Monthly Archives: May 2018

A Closer Look at Tissot’s “Young Women Looking at Japanese Articles”

In 1866, thirty-year-old painter James Tissot bought land to build a villa on the most prestigious of Baron Haussmann’s grand new boulevards, the eleven-year-old avenue de l’Impératrice (now avenue Foch). By the Salon of 1868, Tissot had occupied his newly built mansion:  the intriguing details in La Cheminée (The Fireplace, c. 1869, private collection) and L’escalier (The Staircase, 1869, private collection) almost certainly were painted from its opulent interior.

Tissot’s studio, a showcase for his renowned collection of Japanese art, became a landmark to see when touring Paris – and, for Tissot, it was a brilliant marketing tool to attract commissions.  His collection of Japanese art and objets had grown to include a model of a Japanese ship, a Chinese shrine and hardwood table, and a Japanese black lacquered household altar, along with dozens of embroidered silk kimonos, Japanese dolls, folding screens and porcelains.  In 1869, he assimilated these exotic items into elegant compositions in three similar paintings featuring young women looking at Japanese objects.  

 

Young Women Looking at Japanese Objects

Jeunes femmes regardant des objects japonais (1869), by James Tissot. Oil on canvas, 24 by 19 in. (60.96 by 48.26 cm). Private Collection. (Photo: Wikipedia.org)

Young ladies admiring Japanese objects (1869), by James Tissot. Oil on canvas, 22 by 15 in. (55.88 by 38.10 cm). Private Collection. (Photo: Wikipaintings.org)

 

 

 

 

 

 

 

 

 

 

 

IMG_1834, copyright Lucy Paquette

 

By the 1930s, the version below was hanging in an interior decorator’s store on Third Street in Cincinnati and was purchased by Dr. Henry M. Goodyear; he and his wife gifted Tissot’s picture to the Cincinnati Art Museum in 1984.

IMG_8766, copyright Lucy Paquette

 

 

 

 

I recently made a trip to Cincinnati specifically to see this painting.  The Cincinnati Art Museum is beautiful, has an impressive collection, and is vibrant and extremely popular.  It is one of the oldest art museums in the United States.  Following the success of the 1876 Centennial Exhibition in Philadelphia, when public art museums were a new phenomenon, the Women’s Art Museum Association was organized in Cincinnati, and the Cincinnati Museum Association was incorporated by 1881.  Five years later, a permanent art museum building was completed – the first purpose-built art museum west of the Alleghenies, heralded worldwide as “The Art Palace of the West.”  It has greatly expanded since then.

Young Women Looking at Japanese Articles is just exquisite – painted in Tissot’s academic style in a rich palette, it has a glossy, enameled finish and features abundant exotic details.  The women’s faces are sweet and contemplative, and their costumes are lovely.  You’ll notice that the central figure’s ensemble is actually red, not brown, as indicated in most photographs of this work.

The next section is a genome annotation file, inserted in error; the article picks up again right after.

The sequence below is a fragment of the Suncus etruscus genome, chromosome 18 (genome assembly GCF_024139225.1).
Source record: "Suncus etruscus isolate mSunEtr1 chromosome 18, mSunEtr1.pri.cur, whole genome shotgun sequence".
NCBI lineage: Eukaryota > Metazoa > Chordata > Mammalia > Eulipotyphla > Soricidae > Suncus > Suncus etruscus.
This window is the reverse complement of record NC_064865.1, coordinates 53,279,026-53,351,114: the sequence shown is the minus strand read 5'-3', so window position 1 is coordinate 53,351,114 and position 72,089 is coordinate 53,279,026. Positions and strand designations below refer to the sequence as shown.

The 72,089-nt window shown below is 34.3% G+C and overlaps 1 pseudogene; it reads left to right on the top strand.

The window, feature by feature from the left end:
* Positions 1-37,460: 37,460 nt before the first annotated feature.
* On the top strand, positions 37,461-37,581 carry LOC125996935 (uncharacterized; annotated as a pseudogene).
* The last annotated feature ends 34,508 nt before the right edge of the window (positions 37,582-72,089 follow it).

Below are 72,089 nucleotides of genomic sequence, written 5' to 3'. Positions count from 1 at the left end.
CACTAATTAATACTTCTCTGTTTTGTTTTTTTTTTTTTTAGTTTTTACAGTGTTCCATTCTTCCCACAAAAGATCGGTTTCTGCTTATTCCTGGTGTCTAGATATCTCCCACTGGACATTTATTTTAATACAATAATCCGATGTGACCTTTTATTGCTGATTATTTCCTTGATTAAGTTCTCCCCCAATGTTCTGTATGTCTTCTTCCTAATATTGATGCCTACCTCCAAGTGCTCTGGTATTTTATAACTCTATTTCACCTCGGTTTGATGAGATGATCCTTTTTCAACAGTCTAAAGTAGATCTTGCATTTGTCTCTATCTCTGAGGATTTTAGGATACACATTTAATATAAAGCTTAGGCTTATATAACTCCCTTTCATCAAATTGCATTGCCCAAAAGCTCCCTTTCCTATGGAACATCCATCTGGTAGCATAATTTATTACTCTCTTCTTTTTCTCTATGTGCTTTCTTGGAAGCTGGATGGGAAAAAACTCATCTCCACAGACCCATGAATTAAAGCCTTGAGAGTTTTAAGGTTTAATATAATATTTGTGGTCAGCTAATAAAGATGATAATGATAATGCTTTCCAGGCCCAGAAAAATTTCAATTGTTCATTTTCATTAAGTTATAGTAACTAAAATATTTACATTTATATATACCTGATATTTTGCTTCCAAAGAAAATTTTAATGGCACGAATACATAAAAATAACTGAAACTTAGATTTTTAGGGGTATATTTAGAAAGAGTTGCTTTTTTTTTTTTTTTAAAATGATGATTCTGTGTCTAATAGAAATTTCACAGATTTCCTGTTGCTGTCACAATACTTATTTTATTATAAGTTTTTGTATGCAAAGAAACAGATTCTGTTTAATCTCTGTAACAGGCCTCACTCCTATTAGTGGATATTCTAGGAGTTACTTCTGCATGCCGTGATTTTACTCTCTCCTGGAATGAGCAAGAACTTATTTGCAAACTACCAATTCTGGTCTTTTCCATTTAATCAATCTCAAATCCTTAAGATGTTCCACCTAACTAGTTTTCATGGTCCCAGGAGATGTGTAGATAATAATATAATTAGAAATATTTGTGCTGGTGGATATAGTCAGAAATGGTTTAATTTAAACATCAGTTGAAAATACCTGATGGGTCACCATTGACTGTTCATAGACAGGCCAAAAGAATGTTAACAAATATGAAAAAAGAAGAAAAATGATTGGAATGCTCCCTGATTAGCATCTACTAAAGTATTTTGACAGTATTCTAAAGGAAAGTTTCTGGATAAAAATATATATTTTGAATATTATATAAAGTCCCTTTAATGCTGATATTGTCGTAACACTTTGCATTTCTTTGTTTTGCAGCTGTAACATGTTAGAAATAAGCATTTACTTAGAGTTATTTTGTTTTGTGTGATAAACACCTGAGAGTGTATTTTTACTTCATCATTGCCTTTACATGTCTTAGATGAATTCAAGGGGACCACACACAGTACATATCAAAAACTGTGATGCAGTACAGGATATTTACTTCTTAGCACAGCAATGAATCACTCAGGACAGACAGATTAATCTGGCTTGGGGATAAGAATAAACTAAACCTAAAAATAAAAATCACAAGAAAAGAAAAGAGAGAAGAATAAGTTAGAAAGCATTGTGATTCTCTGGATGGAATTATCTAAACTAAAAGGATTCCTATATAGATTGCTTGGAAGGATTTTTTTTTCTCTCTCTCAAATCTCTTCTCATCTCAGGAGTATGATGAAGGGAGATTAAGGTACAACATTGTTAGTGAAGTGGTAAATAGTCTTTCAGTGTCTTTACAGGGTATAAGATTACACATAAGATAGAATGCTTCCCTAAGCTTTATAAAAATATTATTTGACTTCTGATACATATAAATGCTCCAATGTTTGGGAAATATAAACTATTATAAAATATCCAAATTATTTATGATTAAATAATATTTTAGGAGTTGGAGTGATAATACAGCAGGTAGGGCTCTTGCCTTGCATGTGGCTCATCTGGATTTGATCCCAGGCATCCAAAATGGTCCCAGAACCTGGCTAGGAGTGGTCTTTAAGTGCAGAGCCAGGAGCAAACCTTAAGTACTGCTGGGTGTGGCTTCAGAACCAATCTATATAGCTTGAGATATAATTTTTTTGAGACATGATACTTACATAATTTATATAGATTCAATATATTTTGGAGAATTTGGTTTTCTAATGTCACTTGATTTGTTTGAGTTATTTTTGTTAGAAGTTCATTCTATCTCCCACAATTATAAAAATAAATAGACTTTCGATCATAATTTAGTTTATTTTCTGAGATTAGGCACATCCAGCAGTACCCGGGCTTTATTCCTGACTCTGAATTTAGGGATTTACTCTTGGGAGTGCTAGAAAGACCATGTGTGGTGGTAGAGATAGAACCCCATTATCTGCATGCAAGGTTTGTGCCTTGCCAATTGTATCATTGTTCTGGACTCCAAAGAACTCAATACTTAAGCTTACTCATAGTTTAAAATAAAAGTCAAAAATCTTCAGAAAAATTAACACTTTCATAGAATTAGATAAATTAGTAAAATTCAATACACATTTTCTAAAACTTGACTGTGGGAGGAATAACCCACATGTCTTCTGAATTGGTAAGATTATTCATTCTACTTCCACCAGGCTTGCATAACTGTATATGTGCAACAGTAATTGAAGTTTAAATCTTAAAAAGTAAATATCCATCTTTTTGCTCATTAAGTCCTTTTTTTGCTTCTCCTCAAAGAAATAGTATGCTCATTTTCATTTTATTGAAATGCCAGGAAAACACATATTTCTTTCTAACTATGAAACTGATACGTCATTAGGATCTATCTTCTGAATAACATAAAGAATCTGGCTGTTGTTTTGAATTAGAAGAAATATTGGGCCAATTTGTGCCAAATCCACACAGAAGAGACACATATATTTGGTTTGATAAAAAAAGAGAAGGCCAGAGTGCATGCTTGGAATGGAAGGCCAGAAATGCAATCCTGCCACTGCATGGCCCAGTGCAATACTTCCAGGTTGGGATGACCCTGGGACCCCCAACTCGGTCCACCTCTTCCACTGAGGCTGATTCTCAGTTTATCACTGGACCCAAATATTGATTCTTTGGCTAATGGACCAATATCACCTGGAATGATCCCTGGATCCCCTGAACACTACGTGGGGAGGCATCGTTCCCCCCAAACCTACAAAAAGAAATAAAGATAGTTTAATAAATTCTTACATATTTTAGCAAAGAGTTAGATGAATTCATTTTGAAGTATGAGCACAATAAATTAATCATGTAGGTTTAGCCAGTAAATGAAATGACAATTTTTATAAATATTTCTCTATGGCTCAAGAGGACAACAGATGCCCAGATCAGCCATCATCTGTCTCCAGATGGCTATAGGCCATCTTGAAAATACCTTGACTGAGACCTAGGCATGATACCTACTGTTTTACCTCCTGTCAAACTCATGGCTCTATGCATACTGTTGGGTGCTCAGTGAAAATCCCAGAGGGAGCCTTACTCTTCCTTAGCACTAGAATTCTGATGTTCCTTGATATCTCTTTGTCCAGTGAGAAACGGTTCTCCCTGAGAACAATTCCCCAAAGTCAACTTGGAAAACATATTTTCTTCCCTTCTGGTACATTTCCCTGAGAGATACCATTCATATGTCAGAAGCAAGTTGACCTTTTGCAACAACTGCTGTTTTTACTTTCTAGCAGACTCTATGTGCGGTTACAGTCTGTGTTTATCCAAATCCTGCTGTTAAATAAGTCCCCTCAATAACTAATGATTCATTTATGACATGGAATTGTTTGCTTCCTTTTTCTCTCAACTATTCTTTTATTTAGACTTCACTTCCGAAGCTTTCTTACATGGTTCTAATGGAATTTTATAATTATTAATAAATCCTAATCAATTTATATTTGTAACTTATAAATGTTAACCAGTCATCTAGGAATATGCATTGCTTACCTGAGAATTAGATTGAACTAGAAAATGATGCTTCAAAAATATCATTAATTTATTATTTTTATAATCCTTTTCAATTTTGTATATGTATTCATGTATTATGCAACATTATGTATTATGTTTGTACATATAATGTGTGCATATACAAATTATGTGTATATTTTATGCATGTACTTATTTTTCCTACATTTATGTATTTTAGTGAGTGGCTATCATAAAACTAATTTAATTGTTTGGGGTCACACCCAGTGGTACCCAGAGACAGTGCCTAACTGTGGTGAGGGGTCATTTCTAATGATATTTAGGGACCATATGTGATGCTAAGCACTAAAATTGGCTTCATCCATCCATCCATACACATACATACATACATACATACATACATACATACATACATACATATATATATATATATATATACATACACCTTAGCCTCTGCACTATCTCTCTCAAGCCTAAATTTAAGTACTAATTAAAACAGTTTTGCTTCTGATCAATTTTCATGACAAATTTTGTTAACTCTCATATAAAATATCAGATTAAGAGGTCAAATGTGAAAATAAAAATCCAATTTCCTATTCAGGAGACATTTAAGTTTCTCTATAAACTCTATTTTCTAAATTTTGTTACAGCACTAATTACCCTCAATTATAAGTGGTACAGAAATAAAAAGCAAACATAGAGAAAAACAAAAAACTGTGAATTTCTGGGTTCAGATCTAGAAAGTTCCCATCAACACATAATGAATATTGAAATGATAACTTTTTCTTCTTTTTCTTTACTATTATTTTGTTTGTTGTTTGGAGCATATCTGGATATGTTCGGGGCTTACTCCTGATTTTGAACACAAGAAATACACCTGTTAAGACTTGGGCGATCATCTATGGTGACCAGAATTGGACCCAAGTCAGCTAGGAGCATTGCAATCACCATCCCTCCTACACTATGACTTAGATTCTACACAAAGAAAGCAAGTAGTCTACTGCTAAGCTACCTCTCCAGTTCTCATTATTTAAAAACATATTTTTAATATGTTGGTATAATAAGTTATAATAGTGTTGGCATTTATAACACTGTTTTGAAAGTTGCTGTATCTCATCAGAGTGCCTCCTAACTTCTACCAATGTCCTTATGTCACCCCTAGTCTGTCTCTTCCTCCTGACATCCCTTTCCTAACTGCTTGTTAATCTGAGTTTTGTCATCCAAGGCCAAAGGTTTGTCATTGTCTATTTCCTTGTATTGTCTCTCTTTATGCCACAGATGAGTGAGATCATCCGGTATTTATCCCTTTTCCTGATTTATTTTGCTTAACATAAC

Young Women looking at Japanese articles (1869), by James Jacques Joseph Tissot. Oil on canvas, 70.5 x 50.2 cm. Cincinnati Art Museum, Ohio, USA; Gift of Henry M. Goodyear, M.D. Courtesy of The Bridgeman Art Library for use in "The Hammock: A novel based on the true story of French painter James Tissot," by Lucy Paquette © 2012

Young Women Looking at Japanese Articles (1869), by James Jacques Joseph Tissot. Oil on canvas, 70.5 x 50.2 cm. Cincinnati Art Museum, Ohio, USA; Gift of Henry M. Goodyear, M.D. Courtesy of The Bridgeman Art Library for use in “The Hammock: A novel based on the true story of French painter James Tissot,” by Lucy Paquette © 2012

It is such an engaging work that I took well over a dozen close-ups for you to enjoy.

IMG_8757, copyright Lucy Paquette

IMG_8758, copyright Lucy Paquette

IMG_8778 (2), copyright Lucy Paquette

IMG_8749, copyright Lucy Paquette

IMG_8750, copyright Lucy Paquette

IMG_8752 (2), copyright Lucy Paquette

IMG_8781 (2), copyright Lucy Paquette

IMG_8779 (2), copyright Lucy Paquette

IMG_8753 (2), copyright Lucy Paquette

IMG_8783, copyright Lucy Paquette

IMG_8765 (2)

IMG_8745, copyright by Lucy PaquetteIMG_8772, copyright Lucy Paquette

IMG_8785 (2), copyright Lucy Paquette

IMG_8755 (2), copyright Lucy Paquette

IMG_8743, copyright Lucy Paquette

 

Related posts:

“The three wonders of the world”: Tissot’s japonisme,1864-67

“Chi-so”: Tissot teaches a brother of Japan’s last Shogun, 1868

James Tissot’s brilliant marketing tool, 1869

Tissot’s Study for “Young Women looking at Japanese Objects” (1869)

Tissot in the U.S.: The Midwest

Tissot’s Comeback in the 1930s

© 2018 by Lucy Paquette.  All rights reserved.

CH377762If you do not have a Kindle e-reader, you may download free Kindle reading apps for PCs, Smartphones, tablets, and the Kindle Cloud Reader to read The Hammock:  A novel based on the true story of French painter James Tissot.  Read reviews.

The Hammock:  A novel based on the true story of French painter James Tissot, brings Tissot’s world from 1870 to 1879 alive in a story of war, art, Society glamour, love, scandal, and tragedy.

Illustrated with 17 stunning, high-resolution fine art images in full color

Courtesy of The Bridgeman Art Library  

(295 pages; ISBN (ePub):  978-0-615-68267-9).    See http://www.amazon.com/dp/B009P5RYVE.

 

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